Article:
Friday, June 8, 2018
Matt Baucum, Nicholas Scurich and Richard S. John (University of Southern California - Center for Risk and Economic Analysis of Terrorism Events (CREATE), University of California, Irvine and University of Southern California) have posted Lay Judgements of the Probable Cause Standard (Law, Probability and Risk, Vol.17, No.2, 2018, Forthcoming) on SSRN. Here is the abstract:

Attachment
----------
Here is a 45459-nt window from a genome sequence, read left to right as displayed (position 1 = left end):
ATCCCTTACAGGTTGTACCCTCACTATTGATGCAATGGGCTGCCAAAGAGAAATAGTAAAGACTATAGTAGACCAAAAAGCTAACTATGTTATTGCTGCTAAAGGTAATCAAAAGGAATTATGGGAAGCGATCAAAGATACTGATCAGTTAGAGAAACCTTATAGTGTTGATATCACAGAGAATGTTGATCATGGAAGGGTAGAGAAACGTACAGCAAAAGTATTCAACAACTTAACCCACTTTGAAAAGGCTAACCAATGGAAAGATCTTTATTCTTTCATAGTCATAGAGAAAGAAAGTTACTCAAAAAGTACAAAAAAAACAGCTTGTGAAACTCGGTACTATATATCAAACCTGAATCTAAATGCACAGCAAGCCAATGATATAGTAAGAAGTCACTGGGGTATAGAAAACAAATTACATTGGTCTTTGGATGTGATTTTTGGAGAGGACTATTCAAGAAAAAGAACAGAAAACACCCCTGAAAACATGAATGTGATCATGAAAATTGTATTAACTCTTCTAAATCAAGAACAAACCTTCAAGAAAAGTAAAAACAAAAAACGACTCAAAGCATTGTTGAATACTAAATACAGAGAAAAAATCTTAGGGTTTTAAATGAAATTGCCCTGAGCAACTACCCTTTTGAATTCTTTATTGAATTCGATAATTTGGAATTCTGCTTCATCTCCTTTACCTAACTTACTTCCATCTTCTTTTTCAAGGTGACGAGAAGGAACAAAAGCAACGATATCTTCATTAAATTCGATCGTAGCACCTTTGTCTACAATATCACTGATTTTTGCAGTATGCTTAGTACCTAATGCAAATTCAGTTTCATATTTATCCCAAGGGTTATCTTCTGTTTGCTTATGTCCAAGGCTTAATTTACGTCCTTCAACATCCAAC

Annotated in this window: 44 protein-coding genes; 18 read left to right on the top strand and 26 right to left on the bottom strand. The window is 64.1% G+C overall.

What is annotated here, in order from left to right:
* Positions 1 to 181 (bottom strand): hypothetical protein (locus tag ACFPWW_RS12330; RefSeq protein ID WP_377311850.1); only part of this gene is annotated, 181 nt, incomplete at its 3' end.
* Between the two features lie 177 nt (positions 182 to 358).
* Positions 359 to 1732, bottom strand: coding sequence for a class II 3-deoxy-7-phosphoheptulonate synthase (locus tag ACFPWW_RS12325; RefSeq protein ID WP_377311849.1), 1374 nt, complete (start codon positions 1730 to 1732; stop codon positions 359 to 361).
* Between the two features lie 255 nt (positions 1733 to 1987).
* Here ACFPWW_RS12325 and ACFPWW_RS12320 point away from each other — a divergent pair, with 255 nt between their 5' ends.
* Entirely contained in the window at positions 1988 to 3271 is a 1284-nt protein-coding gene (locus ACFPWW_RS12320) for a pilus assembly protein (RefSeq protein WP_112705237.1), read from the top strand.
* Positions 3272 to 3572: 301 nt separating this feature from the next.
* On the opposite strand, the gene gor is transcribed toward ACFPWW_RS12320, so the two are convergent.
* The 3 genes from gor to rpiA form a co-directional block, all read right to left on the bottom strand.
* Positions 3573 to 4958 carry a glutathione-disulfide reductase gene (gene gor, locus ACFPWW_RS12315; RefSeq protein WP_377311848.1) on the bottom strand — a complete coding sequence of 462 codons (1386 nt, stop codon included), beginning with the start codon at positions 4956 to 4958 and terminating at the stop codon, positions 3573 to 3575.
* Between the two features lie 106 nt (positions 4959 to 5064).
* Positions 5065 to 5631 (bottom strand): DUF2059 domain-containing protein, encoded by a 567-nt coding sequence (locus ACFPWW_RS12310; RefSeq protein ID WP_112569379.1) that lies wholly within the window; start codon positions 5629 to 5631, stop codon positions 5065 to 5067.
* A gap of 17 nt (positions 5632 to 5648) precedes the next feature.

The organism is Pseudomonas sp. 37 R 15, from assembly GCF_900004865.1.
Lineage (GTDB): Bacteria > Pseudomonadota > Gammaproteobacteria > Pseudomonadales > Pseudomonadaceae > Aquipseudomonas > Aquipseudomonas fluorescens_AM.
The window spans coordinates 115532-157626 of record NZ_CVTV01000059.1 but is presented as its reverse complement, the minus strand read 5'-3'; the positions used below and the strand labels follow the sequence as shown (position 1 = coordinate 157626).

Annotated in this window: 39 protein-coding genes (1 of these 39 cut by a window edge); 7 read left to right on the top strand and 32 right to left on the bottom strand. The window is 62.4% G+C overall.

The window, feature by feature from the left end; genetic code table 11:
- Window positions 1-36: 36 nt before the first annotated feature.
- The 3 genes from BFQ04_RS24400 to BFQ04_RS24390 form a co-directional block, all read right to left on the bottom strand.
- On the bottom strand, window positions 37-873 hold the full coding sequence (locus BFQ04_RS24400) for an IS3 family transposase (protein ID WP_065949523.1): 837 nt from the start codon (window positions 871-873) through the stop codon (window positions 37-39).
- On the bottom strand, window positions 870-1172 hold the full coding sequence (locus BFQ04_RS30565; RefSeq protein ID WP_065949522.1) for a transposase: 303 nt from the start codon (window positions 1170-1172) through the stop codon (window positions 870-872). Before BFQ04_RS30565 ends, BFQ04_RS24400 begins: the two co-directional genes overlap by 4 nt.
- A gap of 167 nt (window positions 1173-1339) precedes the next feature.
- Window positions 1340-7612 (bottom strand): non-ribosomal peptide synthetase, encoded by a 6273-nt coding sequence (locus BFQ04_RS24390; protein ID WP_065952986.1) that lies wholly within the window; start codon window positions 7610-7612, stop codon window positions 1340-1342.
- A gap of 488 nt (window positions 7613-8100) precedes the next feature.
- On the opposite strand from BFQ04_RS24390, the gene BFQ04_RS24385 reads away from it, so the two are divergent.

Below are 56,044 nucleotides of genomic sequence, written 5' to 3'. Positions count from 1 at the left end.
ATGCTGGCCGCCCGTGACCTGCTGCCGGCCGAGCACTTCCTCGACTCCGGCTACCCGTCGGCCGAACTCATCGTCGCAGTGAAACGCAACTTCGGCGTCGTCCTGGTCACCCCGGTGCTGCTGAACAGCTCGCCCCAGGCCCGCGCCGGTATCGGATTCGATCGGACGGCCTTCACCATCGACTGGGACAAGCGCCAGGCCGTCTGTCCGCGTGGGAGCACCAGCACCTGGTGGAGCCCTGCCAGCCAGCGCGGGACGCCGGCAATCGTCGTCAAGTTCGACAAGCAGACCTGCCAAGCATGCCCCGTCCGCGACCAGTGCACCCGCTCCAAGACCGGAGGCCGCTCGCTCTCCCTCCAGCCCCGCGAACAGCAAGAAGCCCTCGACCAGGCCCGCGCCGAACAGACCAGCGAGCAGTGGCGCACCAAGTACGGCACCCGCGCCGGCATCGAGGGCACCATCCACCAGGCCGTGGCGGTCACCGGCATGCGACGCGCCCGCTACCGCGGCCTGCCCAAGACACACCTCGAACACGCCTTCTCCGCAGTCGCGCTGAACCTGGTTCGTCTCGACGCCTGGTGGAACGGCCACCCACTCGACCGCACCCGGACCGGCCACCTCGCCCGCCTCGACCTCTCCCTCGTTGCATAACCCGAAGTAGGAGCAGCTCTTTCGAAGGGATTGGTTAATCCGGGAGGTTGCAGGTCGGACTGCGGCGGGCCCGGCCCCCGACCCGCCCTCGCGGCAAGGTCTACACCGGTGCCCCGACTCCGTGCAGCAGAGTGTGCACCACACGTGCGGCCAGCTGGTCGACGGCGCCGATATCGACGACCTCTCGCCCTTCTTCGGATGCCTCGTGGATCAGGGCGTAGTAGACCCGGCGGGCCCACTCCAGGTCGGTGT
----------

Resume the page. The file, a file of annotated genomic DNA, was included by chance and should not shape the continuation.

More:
Much legal discourse has focused on the probable cause standard and the constitutionality of law enforcement searches. Existing case law stipulates that probable cause requires less than 50% certainty in a suspect’s involvement in a crime, and that it should be applied consistently regardless of the crime at hand or type of search in question. Because courts have previously declared probable cause to be a ‘lay’ judgement, this experiment investigated whether lay perceptions of the probable cause standard align with the legal guidelines surrounding it.We assigned 406 respondents to read various scenarios varying by crime (assault, narcotics or robbery) and intrusiveness of search (person, car or home), and judge whether a police officer would be justified in conducting a search. Case law suggests that search decisions should not generally depend on the nature of the crime at hand, but may depend on the invasiveness of the search being conducted. Results suggested that respondents generally made their search decisions in line with these principles, but that they implicitly assumed probable cause to require ‘more’ certainty in a suspect’s crime involvement than case law would prescribe. We discuss the implications of these findings for the perceived fairness of police procedures and its impact on police–community relations.